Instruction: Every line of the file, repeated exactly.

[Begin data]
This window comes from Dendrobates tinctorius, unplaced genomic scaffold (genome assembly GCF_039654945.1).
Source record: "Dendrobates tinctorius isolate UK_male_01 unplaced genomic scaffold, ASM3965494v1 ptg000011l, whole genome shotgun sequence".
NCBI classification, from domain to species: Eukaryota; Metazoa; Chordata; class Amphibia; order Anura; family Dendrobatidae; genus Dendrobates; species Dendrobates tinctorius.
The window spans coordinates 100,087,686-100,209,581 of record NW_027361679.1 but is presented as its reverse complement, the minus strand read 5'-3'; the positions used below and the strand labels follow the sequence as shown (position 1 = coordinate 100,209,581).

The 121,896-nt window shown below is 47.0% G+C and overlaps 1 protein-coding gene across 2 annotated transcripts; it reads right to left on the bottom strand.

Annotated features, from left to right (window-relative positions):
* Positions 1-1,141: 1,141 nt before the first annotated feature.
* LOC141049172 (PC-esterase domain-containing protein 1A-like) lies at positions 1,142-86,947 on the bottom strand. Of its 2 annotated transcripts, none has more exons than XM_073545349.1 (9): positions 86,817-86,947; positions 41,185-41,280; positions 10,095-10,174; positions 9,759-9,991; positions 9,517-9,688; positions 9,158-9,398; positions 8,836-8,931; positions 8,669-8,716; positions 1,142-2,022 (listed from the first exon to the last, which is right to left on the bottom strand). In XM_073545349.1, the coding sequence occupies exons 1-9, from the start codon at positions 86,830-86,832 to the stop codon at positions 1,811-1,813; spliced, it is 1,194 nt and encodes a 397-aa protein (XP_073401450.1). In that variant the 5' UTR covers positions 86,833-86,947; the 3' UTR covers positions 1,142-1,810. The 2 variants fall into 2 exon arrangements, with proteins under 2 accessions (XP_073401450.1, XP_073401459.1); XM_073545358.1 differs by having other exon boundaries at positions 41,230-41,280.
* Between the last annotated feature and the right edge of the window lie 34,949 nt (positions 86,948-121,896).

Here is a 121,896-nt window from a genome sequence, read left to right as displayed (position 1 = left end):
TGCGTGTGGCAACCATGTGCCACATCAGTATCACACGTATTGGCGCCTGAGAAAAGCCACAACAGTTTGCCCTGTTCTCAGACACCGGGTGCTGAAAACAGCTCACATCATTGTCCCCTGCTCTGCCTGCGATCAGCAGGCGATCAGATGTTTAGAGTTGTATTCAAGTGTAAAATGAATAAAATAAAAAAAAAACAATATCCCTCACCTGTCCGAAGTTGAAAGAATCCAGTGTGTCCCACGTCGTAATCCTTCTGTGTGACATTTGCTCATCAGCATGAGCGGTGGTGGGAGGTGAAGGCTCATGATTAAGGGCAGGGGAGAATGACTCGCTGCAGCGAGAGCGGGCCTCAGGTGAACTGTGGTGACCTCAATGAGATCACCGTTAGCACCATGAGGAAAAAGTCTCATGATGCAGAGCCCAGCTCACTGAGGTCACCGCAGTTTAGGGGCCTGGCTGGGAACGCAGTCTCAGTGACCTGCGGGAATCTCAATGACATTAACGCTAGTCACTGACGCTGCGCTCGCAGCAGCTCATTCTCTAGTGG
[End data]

This window comes from Dendrobates tinctorius, unplaced genomic scaffold (genome assembly GCF_039654945.1).
Source record: "Dendrobates tinctorius isolate UK_male_01 unplaced genomic scaffold, ASM3965494v1 ptg000011l, whole genome shotgun sequence".
NCBI classification, from domain to species: Eukaryota; Metazoa; Chordata; class Amphibia; order Anura; family Dendrobatidae; genus Dendrobates; species Dendrobates tinctorius.
The window spans coordinates 100,087,686-100,209,581 of record NW_027361679.1 but is presented as its reverse complement, the minus strand read 5'-3'; the positions used below and the strand labels follow the sequence as shown (position 1 = coordinate 100,209,581).

The 121,896-nt window shown below is 47.0% G+C and overlaps 1 protein-coding gene across 2 annotated transcripts; it reads right to left on the bottom strand.

Annotated features, from left to right (window-relative positions):
* Positions 1-1,141: 1,141 nt before the first annotated feature.
* LOC141049172 (PC-esterase domain-containing protein 1A-like) lies at positions 1,142-86,947 on the bottom strand. Of its 2 annotated transcripts, none has more exons than XM_073545349.1 (9): positions 86,817-86,947; positions 41,185-41,280; positions 10,095-10,174; positions 9,759-9,991; positions 9,517-9,688; positions 9,158-9,398; positions 8,836-8,931; positions 8,669-8,716; positions 1,142-2,022 (listed from the first exon to the last, which is right to left on the bottom strand). In XM_073545349.1, the coding sequence occupies exons 1-9, from the start codon at positions 86,830-86,832 to the stop codon at positions 1,811-1,813; spliced, it is 1,194 nt and encodes a 397-aa protein (XP_073401450.1). In that variant the 5' UTR covers positions 86,833-86,947; the 3' UTR covers positions 1,142-1,810. The 2 variants fall into 2 exon arrangements, with proteins under 2 accessions (XP_073401450.1, XP_073401459.1); XM_073545358.1 differs by having other exon boundaries at positions 41,230-41,280.
* Between the last annotated feature and the right edge of the window lie 34,949 nt (positions 86,948-121,896).

Here is a 121,896-nt window from a genome sequence, read left to right as displayed (position 1 = left end):
TGCGTGTGGCAACCATGTGCCACATCAGTATCACACGTATTGGCGCCTGAGAAAAGCCACAACAGTTTGCCCTGTTCTCAGACACCGGGTGCTGAAAACAGCTCACATCATTGTCCCCTGCTCTGCCTGCGATCAGCAGGCGATCAGATGTTTAGAGTTGTATTCAAGTGTAAAATGAATAAAATAAAAAAAAAACAATATCCCTCACCTGTCCGAAGTTGAAAGAATCCAGTGTGTCCCACGTCGTAATCCTTCTGTGTGACATTTGCTCATCAGCATGAGCGGTGGTGGGAGGTGAAGGCTCATGATTAAGGGCAGGGGAGAATGACTCGCTGCAGCGAGAGCGGGCCTCAGGTGAACTGTGGTGACCTCAATGAGATCACCGTTAGCACCATGAGGAAAAAGTCTCATGATGCAGAGCCCAGCTCACTGAGGTCACCGCAGTTTAGGGGCCTGGCTGGGAACGCAGTCTCAGTGACCTGCGGGAATCTCAATGACATTAACGCTAGTCACTGACGCTGCGCTCGCAGCAGCTCATTCTCTAGTGG